Home » Port: Minnesota Law School Disputes North Dakota Lawmaker’s Claims About Enrollment
Global News News North Dakota United States

Port: Minnesota Law School Disputes North Dakota Lawmaker’s Claims About Enrollment

MINOT — Amid the hundreds of replies to a bigoted, homophobic tirade posted on social media by North Dakota state Rep. Brandon Prichard was a brief one from an account associated with the University of Minnesota’s law school.

“This person is not enrolled in the JD program at the University of Minnesota Law School,” it said. The post was made from an X account linked to on the law school’s website.

Reached for comment, a spokesperson at the U of M confirmed that the post is authentic, and that Prichard is not a law student.

“I can confirm that Brandon Prichard is not enrolled as a J.D. student at the University of Minnesota Law School,” the spokesperson said.

It was a startling revelation given that Prichard’s claims about being a law student at the University of Minnesota — his campaign website currently states that he “is continuing his education at the University of Minnesota’s Law School and School of Public Policy”— have long been in doubt.

I first wrote about the issue in April of 2022, as Prichard, a Republican, campaigned for a term in the state House. Among Prichard’s many claims on the campaign trail were that he “studied law at the University of Minnesota” and that he was “quadruple majoring” in “history, philosophy, political science, and religious studies.”

During that campaign, Prichard claimed to the Bismarck Tribune that he was “an undergraduate student of the University of Minnesota’s Law School and School of Public Policy on a part-time and virtual basis.”

But the university said attending the law school that way wasn’t possible. “We have not offered any part-time programs,” Maddie Heimstead-Mercil, an admissions counselor at the law school, told me at the time.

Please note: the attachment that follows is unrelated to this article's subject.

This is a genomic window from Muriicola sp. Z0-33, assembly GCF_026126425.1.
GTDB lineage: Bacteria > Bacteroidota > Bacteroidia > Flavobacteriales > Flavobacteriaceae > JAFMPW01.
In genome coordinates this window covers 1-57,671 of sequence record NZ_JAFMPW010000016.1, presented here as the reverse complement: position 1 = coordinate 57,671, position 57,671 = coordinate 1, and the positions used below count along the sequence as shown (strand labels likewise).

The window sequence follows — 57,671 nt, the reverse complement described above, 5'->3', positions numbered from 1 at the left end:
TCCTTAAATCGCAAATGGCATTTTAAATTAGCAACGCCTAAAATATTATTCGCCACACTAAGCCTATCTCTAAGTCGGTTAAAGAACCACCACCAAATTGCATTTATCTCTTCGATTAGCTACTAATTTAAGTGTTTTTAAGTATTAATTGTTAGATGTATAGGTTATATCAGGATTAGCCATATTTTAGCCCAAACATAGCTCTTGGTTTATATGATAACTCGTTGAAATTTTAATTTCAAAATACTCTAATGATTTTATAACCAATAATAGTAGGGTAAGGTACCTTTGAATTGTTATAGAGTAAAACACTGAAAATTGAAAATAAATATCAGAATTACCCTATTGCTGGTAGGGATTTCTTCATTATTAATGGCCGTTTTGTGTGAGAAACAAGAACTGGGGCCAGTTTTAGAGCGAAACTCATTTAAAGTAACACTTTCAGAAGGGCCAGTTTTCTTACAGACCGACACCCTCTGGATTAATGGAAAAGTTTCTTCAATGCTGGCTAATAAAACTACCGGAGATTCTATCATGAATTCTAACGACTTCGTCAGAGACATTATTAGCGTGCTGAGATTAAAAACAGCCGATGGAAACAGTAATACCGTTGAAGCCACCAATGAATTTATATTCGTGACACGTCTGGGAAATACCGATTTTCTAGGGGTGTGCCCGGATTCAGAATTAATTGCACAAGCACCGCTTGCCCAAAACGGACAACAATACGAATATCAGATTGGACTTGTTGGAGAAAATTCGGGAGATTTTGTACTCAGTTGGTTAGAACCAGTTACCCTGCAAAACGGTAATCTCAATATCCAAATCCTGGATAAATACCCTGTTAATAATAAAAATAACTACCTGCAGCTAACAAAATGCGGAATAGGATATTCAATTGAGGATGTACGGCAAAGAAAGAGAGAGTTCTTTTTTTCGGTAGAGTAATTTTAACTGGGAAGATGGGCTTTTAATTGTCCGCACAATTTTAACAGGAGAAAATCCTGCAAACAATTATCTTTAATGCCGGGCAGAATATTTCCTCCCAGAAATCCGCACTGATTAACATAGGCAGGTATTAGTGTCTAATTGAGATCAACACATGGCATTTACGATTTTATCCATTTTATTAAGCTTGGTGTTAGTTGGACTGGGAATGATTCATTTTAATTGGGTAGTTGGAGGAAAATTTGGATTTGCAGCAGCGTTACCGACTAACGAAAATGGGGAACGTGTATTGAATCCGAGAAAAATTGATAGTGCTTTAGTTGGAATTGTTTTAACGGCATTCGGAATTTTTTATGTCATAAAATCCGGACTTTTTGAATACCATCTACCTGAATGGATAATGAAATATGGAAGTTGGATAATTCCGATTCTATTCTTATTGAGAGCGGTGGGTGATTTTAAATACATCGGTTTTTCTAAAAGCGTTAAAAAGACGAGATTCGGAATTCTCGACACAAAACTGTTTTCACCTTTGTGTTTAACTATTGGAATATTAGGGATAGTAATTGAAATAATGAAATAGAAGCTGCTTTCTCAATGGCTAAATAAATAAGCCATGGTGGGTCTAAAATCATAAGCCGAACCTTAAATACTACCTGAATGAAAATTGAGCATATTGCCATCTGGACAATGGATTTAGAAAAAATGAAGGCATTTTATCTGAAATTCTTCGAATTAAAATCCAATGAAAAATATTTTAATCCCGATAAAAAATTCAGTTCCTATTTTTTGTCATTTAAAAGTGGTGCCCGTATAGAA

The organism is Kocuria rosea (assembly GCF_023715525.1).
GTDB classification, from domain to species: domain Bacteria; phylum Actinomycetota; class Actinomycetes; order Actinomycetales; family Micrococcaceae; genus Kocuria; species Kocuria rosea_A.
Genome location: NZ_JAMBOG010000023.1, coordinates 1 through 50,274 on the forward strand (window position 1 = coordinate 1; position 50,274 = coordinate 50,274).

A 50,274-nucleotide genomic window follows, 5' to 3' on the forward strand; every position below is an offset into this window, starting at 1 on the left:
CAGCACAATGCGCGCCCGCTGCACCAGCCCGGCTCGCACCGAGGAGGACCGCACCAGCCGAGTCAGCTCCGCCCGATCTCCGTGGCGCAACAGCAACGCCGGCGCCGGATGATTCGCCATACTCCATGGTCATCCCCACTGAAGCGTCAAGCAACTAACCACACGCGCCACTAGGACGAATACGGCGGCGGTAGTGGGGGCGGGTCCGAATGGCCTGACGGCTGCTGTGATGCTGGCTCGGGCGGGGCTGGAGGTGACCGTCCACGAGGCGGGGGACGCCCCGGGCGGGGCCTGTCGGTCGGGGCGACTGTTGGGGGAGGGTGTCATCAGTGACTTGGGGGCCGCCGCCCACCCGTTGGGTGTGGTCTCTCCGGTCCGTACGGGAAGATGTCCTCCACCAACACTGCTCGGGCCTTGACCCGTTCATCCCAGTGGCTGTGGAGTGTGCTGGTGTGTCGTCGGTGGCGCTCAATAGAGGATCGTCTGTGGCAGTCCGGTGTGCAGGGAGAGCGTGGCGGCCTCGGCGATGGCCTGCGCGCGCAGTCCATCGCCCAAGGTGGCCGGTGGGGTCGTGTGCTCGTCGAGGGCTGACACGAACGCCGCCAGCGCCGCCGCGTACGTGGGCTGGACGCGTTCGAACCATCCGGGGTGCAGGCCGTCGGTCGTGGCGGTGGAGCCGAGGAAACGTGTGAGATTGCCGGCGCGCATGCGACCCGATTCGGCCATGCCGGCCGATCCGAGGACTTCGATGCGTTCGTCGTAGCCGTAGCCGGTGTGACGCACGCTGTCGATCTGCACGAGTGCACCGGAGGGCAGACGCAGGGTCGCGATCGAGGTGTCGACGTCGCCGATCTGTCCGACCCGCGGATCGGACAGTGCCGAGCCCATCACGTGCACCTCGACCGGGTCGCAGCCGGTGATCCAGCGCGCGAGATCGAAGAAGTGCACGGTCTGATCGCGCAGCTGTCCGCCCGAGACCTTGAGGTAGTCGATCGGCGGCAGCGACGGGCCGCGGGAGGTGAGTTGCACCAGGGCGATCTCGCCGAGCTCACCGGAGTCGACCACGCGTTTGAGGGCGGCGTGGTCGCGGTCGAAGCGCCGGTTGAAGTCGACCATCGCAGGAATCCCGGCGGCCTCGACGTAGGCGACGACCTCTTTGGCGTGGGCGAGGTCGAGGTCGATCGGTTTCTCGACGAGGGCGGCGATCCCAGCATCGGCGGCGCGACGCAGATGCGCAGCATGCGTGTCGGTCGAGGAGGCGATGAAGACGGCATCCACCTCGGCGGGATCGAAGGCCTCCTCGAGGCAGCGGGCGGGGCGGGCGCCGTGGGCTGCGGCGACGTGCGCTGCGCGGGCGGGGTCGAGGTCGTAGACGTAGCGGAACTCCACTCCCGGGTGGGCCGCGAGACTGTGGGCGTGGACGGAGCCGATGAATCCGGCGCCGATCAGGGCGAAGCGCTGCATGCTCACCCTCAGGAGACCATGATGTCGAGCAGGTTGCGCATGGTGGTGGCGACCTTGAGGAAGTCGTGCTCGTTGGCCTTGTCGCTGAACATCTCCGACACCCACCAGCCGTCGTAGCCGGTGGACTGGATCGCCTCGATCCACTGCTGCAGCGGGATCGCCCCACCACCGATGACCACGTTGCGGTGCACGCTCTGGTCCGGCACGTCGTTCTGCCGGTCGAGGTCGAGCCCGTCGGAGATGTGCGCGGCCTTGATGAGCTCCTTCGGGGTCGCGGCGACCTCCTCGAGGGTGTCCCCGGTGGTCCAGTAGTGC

“We do not have that,” Marc Cohen, the director of communications for the law school, told me when I asked about students attending the law school part-time or virtually.

I wrote about Prichard’s dubious academic claims again in June of 2023, revisiting the issue amid the controversy around U.S. Congressman George Santos, a New York Republican who had been caught in numerous fabrications about his resume.

“Respectfully, I think this story was dead a long time ago. I am not sure why you are giving me — and only me — such a high level of scrutiny surrounding my education and residence,” Prichard said in response to an emailed inquiry.

“When I say that I attend ‘part-time’ I was referring to the amount of time I spent completing school work,” Prichard continued, responding to my question about his comments about being a part-time law student. “I had classes Monday-Wednesday and only spent 15-20 hours on coursework, which is similar to a part-time job. This was not meant to deceive anyone. I technically was a full-time student because I had over 12 credits, but my time requirement was not equal to a full-time position.”

But when I asked Prichard, directly, if he was or ever had been enrolled in the law school, he didn’t give a direct reply. “If I have taken class in the law school do I have to be enrolled at the university?” he asked me in response.

He then listed a number of law-related courses he claims to have taken, but it can’t be independently verified if he took them as a law school student or an undergraduate student or if he took them at all.

I left a voicemail for Prichard and sent him a text message requesting a response to the University of Minnesota’s social media post, but received no reply.

Source : INFORUM